A favorite post-Labor Day, Cape and Islands pastime is the inevitable analysis and assessment of the summer economy:
How’d we do compared to last year, compared to our hopes, compared to our imperfect memories of how it used to be, compared to other regions, compared to other sectors of our own economy?
It’s an exercise we practice every year, which pretty much guarantees an intriguing conversation about who we are and how we’re evolving. So here’s my rundown on the summer of 2011:
There were a lot of solid, good results for us this year, so overall, strength though not record-breaking numbers. Much as last year, we’ve defied gloom and national doldrums.
Good weather in the early part of the season helped, though less good weather come August hurt. Irene snatched people away but didn’t knock us out – that last weekend of August always is a finicky moment anyway, still summer but never quite as strong as we hope. Irene’s swerve maybe even helped Labor Day a bit, as people realized we weren’t wiped away and came on back.
Lodging (both motels and summer rentals) did well, as did restaurants; people need places to sleep, and have proven they’ll eat out no matter what. Less strong across the boards was the retail sector; tight times slow down non-essential purchases, especially at the higher end. That trend might express itself more during this increasingly important fall “shoulder season,” when visitors tend to shop more, beach less, and not orient around family activities as much.
So there are some broad strokes, and the colors are pleasing. But my concern for the future is how national trends will play out in our communities, continuing to shift and shape our economy, making our district less accessible and affordable, forcing us to rely on fewer and fewer people to make our ends meet.
I say this because the national figures are so disturbing:
The top one percent of our nation now earns 24 percent of total income. As recently as 1976, the top one percent earned 9 percent of the nation’s total.
The top one percent now owns 60 percent of the national net worth. In the 1970s, that figure was closer to 30 percent.
The top five percent now accounts for almost 40 percent of all purchases made.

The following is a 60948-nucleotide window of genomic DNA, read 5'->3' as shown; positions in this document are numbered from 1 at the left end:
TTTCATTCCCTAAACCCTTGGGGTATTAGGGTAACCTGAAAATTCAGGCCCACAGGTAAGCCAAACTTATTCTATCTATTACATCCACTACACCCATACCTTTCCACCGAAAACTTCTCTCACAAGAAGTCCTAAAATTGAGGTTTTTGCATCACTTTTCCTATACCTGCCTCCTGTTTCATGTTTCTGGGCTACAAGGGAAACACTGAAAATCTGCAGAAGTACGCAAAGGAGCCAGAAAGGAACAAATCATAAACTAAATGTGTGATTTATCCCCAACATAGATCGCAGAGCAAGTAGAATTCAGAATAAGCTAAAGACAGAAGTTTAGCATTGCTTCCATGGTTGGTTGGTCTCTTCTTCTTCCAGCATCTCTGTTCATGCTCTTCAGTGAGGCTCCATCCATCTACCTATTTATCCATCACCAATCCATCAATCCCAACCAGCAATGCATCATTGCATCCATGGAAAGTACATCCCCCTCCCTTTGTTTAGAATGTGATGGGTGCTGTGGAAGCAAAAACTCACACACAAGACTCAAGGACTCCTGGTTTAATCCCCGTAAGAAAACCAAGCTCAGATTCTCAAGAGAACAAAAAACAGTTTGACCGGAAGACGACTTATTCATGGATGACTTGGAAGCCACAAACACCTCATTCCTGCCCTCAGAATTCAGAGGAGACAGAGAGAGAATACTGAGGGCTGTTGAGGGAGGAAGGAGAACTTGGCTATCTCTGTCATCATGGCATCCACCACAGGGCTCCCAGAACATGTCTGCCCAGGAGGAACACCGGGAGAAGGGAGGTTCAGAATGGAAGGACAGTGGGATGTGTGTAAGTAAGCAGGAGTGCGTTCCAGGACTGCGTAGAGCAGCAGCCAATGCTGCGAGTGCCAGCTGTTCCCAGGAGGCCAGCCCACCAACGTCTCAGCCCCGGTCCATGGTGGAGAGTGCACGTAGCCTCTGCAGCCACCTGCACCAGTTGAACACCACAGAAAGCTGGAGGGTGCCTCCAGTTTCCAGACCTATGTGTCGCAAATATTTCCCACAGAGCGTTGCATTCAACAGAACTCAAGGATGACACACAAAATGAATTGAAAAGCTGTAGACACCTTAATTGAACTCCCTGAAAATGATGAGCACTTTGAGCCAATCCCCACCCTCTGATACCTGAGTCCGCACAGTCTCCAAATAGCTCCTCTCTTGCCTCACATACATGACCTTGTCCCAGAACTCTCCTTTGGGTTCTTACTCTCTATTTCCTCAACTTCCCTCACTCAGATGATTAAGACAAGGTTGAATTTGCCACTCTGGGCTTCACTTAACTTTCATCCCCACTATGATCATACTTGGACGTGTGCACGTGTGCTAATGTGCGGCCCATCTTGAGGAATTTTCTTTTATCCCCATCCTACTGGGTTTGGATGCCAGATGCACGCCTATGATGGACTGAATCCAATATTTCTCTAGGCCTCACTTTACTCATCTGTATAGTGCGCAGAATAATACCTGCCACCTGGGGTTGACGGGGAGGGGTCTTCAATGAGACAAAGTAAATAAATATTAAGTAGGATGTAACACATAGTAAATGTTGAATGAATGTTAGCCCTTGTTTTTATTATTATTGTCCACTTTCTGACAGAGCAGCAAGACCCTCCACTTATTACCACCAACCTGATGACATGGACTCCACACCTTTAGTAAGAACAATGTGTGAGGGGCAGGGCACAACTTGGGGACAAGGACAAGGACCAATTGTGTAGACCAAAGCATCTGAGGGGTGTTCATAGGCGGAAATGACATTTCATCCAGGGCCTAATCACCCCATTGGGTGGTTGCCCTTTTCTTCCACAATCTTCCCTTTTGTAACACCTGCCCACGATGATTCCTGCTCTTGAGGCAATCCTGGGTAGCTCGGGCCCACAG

The fundamentals of our seasonal economy have shifted as buying power has concentrated. While we have always attracted wealthy people to the Cape and Islands, we also built a broad base of visitors and second-home owners who don’t fall into that category, middle class in the true sense of the term. With solid salaries, paid vacations, and iron-clad pensions, many have been able to buy and rent, celebrate summer and then settle into comfortable retirement.
This has created development pressure on all of us, but it also has made our communities more diverse, our schools better funded. It drove up our real estate prices but also created opportunity for local business. It meant we weren’t solely an enclave for the most privileged, remaining a real place with great beauty but also all the problems of real life. We need to solve those problems, but we wouldn’t have it any other way.
When our economy becomes dependent on such a small sliver of our population, we become vulnerable. That affects every aspect of our lives, from tourism to property values and all the essentials that make a community viable and affordable.
We can turn this around, by recognizing what is happening and using government to invest in building back a middle class, focusing on good jobs that offer real opportunity and challenge, coupled with great education. We need to require the most fortunate among us to pay their fair share to accomplish that, a small price for their amazing success.
When we do, summers to come will remain joyful and diverse, as will our year-round community. And when we share our inevitable post-Labor Day rundowns, we’ll have plenty to celebrate.